Jackson County Buys Dredging Equipment - WLOX.com - The News for South Mississippi

Jackson County Buys Dredging Equipment

After almost 40 years, Jackson County is getting back into the dredging business. Supervisors recently bought a brand new dredge to help maintain county waterways.

Nearly four decades ago the county had its own dredge. Since then contractors have done most of the work. County residents like Ira Weaver, who lives on Sweatman Bayou, are glad to hear the county has finally bought a dredge.

"Normally high tide amounts to about a couple of inches in this bayou," says Weaver as he looks out over the Bayou from the backyard of his Gautier home.

"In the deeper part of the channel you may have a foot of depth of water, but over there in the flat area it would barely cover it three or four inches."

When Weaver moved here almost 40 years ago the bayou's water was four to five feet deep in most places.

"These bayous have been filled in by tropical storms, hurricanes and natural runoff that have silted in this bayou," says Weaver.

As the depth of the water gradually went down, the taxes went up on Weaver's waterfront property.

"So now this is a bayou property with no water," says Weaver.

"They came back to us and said, 'Well, if you're going to take our money, we want our canals cleaned out," says District 3 Supervisor Tim Broussard.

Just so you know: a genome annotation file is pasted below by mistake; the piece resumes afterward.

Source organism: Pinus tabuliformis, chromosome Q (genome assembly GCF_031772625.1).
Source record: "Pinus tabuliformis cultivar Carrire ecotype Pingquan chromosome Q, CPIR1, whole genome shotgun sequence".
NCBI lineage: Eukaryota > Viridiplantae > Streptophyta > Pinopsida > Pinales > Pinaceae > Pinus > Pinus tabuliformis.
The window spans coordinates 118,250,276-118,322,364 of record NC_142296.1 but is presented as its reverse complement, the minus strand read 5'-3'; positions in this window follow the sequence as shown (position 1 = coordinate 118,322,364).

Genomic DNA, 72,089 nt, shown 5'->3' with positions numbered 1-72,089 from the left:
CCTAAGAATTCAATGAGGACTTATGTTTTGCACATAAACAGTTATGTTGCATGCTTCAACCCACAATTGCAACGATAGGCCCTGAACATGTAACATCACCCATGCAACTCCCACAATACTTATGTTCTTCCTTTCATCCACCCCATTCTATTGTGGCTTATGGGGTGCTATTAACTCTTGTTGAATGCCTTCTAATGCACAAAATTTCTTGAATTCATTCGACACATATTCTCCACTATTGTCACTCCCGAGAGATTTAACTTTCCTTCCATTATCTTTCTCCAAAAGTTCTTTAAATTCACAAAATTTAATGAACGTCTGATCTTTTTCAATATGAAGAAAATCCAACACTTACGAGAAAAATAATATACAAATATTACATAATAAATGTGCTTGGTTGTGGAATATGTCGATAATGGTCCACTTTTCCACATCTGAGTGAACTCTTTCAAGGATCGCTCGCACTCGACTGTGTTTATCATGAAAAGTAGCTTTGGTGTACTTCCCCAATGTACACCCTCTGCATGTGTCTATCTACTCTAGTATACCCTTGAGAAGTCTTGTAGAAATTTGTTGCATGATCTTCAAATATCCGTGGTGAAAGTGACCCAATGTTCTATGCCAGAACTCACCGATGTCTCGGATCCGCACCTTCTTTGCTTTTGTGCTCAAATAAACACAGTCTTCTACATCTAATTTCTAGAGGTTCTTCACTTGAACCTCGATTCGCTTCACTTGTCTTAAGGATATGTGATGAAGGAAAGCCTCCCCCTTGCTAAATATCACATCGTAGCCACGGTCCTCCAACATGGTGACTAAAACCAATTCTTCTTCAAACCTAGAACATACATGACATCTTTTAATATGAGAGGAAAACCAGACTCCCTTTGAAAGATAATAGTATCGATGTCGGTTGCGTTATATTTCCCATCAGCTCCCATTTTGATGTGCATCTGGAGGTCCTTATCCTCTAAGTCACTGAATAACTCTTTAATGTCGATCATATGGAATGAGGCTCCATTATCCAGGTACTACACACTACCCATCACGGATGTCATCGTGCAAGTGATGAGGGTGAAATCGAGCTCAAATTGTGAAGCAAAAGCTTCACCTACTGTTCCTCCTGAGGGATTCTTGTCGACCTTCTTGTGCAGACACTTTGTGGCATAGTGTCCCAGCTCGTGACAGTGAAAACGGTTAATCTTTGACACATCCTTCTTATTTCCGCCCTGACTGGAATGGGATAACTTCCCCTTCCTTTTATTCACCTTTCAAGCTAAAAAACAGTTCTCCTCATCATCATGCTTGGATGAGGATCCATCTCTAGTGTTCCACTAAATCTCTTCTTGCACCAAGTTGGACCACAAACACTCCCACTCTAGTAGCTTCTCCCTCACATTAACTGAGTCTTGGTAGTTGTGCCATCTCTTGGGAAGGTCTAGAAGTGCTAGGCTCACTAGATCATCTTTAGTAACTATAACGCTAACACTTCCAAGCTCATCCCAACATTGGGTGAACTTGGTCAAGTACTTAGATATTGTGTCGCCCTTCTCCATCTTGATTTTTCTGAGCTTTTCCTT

Broussard says there's about 500,000 cubic yards of sediment that needs to be removed from county water ways. Broussard hopes the new dredge will do two things. First, make property owners happy and second, solve some serious drainage problems.

"The canals are filled in," says Broussard. "There's no place for the water to go. It spills out over the banks and floods low lying areas."

Broussard says the county should be able to handle its dredging needs in five years, and in the process save taxpayers millions.

"If we went out and hired the same production, it would cost us about $10 million, and we figured we could do it for a little $2 million," says Broussard.

That's a big payoff for taxpayers. And for property owners like Ira Weaver, a chance once again to enjoy the natural resources that drew him here 40 years ago.

by Josh Ridgdell

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